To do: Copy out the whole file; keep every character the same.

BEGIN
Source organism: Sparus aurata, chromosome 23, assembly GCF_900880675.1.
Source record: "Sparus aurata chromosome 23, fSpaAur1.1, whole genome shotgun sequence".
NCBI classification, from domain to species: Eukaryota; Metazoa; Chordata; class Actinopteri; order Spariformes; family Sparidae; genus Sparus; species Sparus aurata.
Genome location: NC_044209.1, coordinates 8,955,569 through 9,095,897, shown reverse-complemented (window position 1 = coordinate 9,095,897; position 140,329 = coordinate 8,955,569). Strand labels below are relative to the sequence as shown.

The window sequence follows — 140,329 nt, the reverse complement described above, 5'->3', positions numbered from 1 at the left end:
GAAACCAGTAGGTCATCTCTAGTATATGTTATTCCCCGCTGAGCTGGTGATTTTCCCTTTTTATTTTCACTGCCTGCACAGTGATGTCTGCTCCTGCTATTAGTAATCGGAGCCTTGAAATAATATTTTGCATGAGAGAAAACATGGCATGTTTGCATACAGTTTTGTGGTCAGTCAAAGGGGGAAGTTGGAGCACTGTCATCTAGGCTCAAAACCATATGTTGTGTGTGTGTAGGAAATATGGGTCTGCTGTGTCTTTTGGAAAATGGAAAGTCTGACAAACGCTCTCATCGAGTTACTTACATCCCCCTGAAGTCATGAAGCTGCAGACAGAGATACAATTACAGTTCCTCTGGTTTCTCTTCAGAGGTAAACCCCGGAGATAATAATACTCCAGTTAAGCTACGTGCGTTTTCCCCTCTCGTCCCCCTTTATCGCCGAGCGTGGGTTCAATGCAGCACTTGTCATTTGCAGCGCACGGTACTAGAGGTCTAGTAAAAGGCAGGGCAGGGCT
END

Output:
Source organism: Sparus aurata, chromosome 23, assembly GCF_900880675.1.
Source record: "Sparus aurata chromosome 23, fSpaAur1.1, whole genome shotgun sequence".
NCBI classification, from domain to species: Eukaryota; Metazoa; Chordata; class Actinopteri; order Spariformes; family Sparidae; genus Sparus; species Sparus aurata.
Genome location: NC_044209.1, coordinates 8,955,569 through 9,095,897, shown reverse-complemented (window position 1 = coordinate 9,095,897; position 140,329 = coordinate 8,955,569). Strand labels below are relative to the sequence as shown.

The window sequence follows — 140,329 nt, the reverse complement described above, 5'->3', positions numbered from 1 at the left end:
GAAACCAGTAGGTCATCTCTAGTATATGTTATTCCCCGCTGAGCTGGTGATTTTCCCTTTTTATTTTCACTGCCTGCACAGTGATGTCTGCTCCTGCTATTAGTAATCGGAGCCTTGAAATAATATTTTGCATGAGAGAAAACATGGCATGTTTGCATACAGTTTTGTGGTCAGTCAAAGGGGGAAGTTGGAGCACTGTCATCTAGGCTCAAAACCATATGTTGTGTGTGTGTAGGAAATATGGGTCTGCTGTGTCTTTTGGAAAATGGAAAGTCTGACAAACGCTCTCATCGAGTTACTTACATCCCCCTGAAGTCATGAAGCTGCAGACAGAGATACAATTACAGTTCCTCTGGTTTCTCTTCAGAGGTAAACCCCGGAGATAATAATACTCCAGTTAAGCTACGTGCGTTTTCCCCTCTCGTCCCCCTTTATCGCCGAGCGTGGGTTCAATGCAGCACTTGTCATTTGCAGCGCACGGTACTAGAGGTCTAGTAAAAGGCAGGGCAGGGCT